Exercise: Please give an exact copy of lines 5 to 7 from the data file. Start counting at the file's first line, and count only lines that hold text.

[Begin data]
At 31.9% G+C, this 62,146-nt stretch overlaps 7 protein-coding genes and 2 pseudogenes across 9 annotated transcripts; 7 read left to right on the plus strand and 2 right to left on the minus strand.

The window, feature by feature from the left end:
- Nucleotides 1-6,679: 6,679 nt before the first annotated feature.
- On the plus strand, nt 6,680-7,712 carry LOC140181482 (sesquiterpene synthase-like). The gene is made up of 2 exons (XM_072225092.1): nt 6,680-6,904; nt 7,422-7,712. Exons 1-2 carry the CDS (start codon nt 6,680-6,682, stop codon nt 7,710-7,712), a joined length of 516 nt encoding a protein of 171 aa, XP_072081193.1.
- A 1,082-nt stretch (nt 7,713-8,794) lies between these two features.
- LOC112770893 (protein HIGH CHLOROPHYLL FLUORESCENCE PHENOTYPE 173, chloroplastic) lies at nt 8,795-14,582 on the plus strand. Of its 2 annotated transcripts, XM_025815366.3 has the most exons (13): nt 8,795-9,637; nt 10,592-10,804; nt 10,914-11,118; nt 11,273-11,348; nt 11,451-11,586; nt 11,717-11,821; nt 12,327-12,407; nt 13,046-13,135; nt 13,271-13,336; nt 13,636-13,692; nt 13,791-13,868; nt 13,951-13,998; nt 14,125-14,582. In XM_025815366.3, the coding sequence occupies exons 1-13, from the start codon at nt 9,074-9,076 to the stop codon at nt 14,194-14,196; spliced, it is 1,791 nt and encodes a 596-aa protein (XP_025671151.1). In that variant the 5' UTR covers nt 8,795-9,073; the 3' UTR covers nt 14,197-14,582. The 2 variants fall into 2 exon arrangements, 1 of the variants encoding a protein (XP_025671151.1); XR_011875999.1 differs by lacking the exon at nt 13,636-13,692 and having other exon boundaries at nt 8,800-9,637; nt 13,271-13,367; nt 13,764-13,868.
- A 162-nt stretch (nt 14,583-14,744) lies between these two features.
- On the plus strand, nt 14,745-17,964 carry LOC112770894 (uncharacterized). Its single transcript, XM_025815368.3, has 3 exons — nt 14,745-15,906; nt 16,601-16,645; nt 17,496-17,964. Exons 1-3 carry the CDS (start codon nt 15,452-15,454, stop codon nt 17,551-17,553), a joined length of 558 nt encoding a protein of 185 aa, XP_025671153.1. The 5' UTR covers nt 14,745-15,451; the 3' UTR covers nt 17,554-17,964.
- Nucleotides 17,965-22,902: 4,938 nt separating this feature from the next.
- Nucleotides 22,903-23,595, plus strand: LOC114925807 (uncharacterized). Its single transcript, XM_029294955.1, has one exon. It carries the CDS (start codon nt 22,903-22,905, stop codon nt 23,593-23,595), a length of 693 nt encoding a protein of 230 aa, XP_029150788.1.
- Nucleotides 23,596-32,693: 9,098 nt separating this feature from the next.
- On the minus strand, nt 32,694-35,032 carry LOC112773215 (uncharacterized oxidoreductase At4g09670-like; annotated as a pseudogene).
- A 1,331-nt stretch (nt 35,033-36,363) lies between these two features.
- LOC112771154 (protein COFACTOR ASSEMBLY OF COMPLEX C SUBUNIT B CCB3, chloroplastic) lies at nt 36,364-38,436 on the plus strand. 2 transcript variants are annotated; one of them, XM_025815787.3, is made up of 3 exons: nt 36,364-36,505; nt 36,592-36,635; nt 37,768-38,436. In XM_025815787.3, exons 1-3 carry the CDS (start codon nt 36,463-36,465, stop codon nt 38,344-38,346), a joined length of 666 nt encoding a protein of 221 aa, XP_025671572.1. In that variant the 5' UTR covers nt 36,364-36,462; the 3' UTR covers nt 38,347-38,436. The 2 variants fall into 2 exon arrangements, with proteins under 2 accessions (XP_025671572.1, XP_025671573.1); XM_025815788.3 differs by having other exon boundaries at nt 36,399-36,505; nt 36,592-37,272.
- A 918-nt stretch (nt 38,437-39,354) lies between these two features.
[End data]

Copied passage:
- A 1,082-nt stretch (nt 7,713-8,794) lies between these two features.
- LOC112770893 (protein HIGH CHLOROPHYLL FLUORESCENCE PHENOTYPE 173, chloroplastic) lies at nt 8,795-14,582 on the plus strand. Of its 2 annotated transcripts, XM_025815366.3 has the most exons (13): nt 8,795-9,637; nt 10,592-10,804; nt 10,914-11,118; nt 11,273-11,348; nt 11,451-11,586; nt 11,717-11,821; nt 12,327-12,407; nt 13,046-13,135; nt 13,271-13,336; nt 13,636-13,692; nt 13,791-13,868; nt 13,951-13,998; nt 14,125-14,582. In XM_025815366.3, the coding sequence occupies exons 1-13, from the start codon at nt 9,074-9,076 to the stop codon at nt 14,194-14,196; spliced, it is 1,791 nt and encodes a 596-aa protein (XP_025671151.1). In that variant the 5' UTR covers nt 8,795-9,073; the 3' UTR covers nt 14,197-14,582. The 2 variants fall into 2 exon arrangements, 1 of the variants encoding a protein (XP_025671151.1); XR_011875999.1 differs by lacking the exon at nt 13,636-13,692 and having other exon boundaries at nt 8,800-9,637; nt 13,271-13,367; nt 13,764-13,868.
- A 162-nt stretch (nt 14,583-14,744) lies between these two features.